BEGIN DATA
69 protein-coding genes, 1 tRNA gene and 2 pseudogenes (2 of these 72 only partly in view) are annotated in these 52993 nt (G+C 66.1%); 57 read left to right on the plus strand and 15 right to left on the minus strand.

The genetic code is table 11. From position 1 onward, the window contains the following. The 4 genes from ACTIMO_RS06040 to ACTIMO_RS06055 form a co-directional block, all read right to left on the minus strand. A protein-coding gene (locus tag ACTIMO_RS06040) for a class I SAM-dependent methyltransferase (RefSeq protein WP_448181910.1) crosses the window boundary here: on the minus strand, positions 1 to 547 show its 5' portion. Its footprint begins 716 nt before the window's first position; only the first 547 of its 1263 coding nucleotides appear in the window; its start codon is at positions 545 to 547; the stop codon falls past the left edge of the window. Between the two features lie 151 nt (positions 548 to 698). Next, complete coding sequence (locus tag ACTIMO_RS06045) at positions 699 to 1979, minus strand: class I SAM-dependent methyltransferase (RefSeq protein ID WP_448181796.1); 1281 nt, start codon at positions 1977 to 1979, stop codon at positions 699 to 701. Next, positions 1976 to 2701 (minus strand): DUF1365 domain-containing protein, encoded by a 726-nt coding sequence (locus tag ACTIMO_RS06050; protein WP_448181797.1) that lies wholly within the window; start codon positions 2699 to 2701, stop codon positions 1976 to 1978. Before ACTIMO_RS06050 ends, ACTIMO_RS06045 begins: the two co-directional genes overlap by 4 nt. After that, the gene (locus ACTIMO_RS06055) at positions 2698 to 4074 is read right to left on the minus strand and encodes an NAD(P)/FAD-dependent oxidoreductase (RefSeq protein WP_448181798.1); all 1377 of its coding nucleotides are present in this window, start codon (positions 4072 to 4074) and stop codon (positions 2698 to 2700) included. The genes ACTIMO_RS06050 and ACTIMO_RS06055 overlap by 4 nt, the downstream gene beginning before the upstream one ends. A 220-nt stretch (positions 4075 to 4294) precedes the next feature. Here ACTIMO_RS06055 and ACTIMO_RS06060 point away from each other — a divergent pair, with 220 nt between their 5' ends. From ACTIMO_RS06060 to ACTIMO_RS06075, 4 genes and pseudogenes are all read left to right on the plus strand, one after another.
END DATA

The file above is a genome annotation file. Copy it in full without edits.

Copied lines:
69 protein-coding genes, 1 tRNA gene and 2 pseudogenes (2 of these 72 only partly in view) are annotated in these 52993 nt (G+C 66.1%); 57 read left to right on the plus strand and 15 right to left on the minus strand.

The genetic code is table 11. From position 1 onward, the window contains the following. The 4 genes from ACTIMO_RS06040 to ACTIMO_RS06055 form a co-directional block, all read right to left on the minus strand. A protein-coding gene (locus tag ACTIMO_RS06040) for a class I SAM-dependent methyltransferase (RefSeq protein WP_448181910.1) crosses the window boundary here: on the minus strand, positions 1 to 547 show its 5' portion. Its footprint begins 716 nt before the window's first position; only the first 547 of its 1263 coding nucleotides appear in the window; its start codon is at positions 545 to 547; the stop codon falls past the left edge of the window. Between the two features lie 151 nt (positions 548 to 698). Next, complete coding sequence (locus tag ACTIMO_RS06045) at positions 699 to 1979, minus strand: class I SAM-dependent methyltransferase (RefSeq protein ID WP_448181796.1); 1281 nt, start codon at positions 1977 to 1979, stop codon at positions 699 to 701. Next, positions 1976 to 2701 (minus strand): DUF1365 domain-containing protein, encoded by a 726-nt coding sequence (locus tag ACTIMO_RS06050; protein WP_448181797.1) that lies wholly within the window; start codon positions 2699 to 2701, stop codon positions 1976 to 1978. Before ACTIMO_RS06050 ends, ACTIMO_RS06045 begins: the two co-directional genes overlap by 4 nt. After that, the gene (locus ACTIMO_RS06055) at positions 2698 to 4074 is read right to left on the minus strand and encodes an NAD(P)/FAD-dependent oxidoreductase (RefSeq protein WP_448181798.1); all 1377 of its coding nucleotides are present in this window, start codon (positions 4072 to 4074) and stop codon (positions 2698 to 2700) included. The genes ACTIMO_RS06050 and ACTIMO_RS06055 overlap by 4 nt, the downstream gene beginning before the upstream one ends. A 220-nt stretch (positions 4075 to 4294) precedes the next feature. Here ACTIMO_RS06055 and ACTIMO_RS06060 point away from each other — a divergent pair, with 220 nt between their 5' ends. From ACTIMO_RS06060 to ACTIMO_RS06075, 4 genes and pseudogenes are all read left to right on the plus strand, one after another.